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Don't say "'erbs," do say "herbs"

Don't say that: 

'erbs

Do say this: 

herbs

Why?: 

The French say "'erbs" but only because, by convention and rules of grammar, each noun takes a gender-specific article (definite i.e. the or indefinate i.e. a or an) or, in the case of plurals, a non-gender specific article.

Therefore "the" is "le" for masculine and "la" for feminine" and "a" or "an" is "un" for masculine and "une" for feminine.

For plural, the word is "les."

Where the noun starts with a consonant, the masculine and plural are pronounced without a hard end e.g. "ley voitures" but where the noun starts with a vowel the masculine and plural are pronounced with a hard end e.g. "lez oranges." and the words are run together e.g. "lez_oranges."

"h" is a special case: for this purpose, it's treated as a vowel, even though it is a consonant and it becomes invisible during pronunciation.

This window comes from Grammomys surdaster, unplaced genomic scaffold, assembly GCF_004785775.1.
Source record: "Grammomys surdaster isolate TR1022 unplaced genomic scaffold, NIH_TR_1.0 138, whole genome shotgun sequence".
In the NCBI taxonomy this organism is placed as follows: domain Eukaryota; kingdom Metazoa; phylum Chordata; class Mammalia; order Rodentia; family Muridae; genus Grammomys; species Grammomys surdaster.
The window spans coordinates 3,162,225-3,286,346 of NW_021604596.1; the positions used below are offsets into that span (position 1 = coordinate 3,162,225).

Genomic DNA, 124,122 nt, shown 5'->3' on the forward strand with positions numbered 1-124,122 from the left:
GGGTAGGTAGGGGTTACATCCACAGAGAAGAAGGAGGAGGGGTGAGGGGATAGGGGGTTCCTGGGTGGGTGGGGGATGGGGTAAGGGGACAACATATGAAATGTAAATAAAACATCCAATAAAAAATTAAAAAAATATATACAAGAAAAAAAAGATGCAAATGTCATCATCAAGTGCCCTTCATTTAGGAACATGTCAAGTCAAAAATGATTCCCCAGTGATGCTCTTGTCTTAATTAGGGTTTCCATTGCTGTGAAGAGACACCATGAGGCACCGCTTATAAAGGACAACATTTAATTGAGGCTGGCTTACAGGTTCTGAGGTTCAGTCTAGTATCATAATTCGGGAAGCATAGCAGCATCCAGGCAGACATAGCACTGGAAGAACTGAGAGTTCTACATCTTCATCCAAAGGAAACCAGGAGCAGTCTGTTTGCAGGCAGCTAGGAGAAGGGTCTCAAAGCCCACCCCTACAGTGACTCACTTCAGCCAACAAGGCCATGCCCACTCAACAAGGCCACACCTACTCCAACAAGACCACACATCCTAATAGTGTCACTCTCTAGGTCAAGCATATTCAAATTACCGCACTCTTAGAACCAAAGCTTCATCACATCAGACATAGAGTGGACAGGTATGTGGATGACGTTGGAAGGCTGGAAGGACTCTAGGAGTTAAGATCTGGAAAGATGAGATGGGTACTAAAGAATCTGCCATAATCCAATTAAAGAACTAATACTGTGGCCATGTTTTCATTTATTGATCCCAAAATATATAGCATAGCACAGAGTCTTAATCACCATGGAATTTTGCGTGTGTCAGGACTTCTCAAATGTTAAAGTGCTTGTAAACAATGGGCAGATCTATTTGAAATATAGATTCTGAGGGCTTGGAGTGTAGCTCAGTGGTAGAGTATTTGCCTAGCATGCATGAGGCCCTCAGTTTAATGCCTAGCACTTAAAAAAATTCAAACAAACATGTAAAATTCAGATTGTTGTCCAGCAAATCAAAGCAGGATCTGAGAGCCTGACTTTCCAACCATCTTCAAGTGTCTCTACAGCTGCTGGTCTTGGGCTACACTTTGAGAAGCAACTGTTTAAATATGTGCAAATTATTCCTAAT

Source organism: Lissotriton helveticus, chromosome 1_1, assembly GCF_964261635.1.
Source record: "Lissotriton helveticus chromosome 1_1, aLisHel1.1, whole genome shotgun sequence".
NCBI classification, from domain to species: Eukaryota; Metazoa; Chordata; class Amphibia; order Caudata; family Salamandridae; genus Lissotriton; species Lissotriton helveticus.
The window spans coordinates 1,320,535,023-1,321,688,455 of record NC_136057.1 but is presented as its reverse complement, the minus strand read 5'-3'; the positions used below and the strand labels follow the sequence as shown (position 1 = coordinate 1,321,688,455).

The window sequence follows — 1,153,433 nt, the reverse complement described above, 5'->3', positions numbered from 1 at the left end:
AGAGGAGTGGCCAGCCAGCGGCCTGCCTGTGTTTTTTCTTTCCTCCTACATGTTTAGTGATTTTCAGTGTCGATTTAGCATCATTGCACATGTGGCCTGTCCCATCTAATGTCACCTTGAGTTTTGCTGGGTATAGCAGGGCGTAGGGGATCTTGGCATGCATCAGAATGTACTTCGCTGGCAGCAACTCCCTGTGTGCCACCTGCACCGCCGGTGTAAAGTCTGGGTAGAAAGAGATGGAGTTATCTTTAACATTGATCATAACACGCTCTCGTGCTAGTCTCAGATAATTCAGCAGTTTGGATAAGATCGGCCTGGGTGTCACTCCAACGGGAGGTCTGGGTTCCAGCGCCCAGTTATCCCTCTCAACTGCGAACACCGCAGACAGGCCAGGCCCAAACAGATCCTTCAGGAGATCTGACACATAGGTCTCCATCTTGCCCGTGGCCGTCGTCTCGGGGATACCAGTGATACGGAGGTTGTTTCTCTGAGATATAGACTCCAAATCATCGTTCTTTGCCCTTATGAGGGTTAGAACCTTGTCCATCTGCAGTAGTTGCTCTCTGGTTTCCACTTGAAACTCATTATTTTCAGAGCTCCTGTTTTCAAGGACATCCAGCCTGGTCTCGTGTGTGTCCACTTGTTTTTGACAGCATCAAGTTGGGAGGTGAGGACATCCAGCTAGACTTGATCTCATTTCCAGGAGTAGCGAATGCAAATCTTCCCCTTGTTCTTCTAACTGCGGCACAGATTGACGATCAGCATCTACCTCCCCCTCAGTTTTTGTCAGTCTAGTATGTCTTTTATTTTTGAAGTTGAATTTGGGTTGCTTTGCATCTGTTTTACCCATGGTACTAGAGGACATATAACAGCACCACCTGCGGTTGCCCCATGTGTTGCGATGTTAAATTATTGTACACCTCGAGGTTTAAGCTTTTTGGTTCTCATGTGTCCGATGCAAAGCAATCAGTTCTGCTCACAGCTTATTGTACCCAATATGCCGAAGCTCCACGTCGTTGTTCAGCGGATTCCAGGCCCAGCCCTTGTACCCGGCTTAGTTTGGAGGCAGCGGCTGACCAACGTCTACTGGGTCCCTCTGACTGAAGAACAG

When written, it is shown as "les herbs" but when spoken, by convention, an "h" is silent after the article. So "un hÔtel" is pronounced "un_'Ôtel."

However, this is in French and only in French. To drop the "h" in English is pretentious and wrong.

Therefore, while a French chef can say "les 'erbs," everyone else should say "the herbs."

And to drop the "h" where there is no article is simply to demonstrate a lack of understanding of language and a failure of basic literacy.

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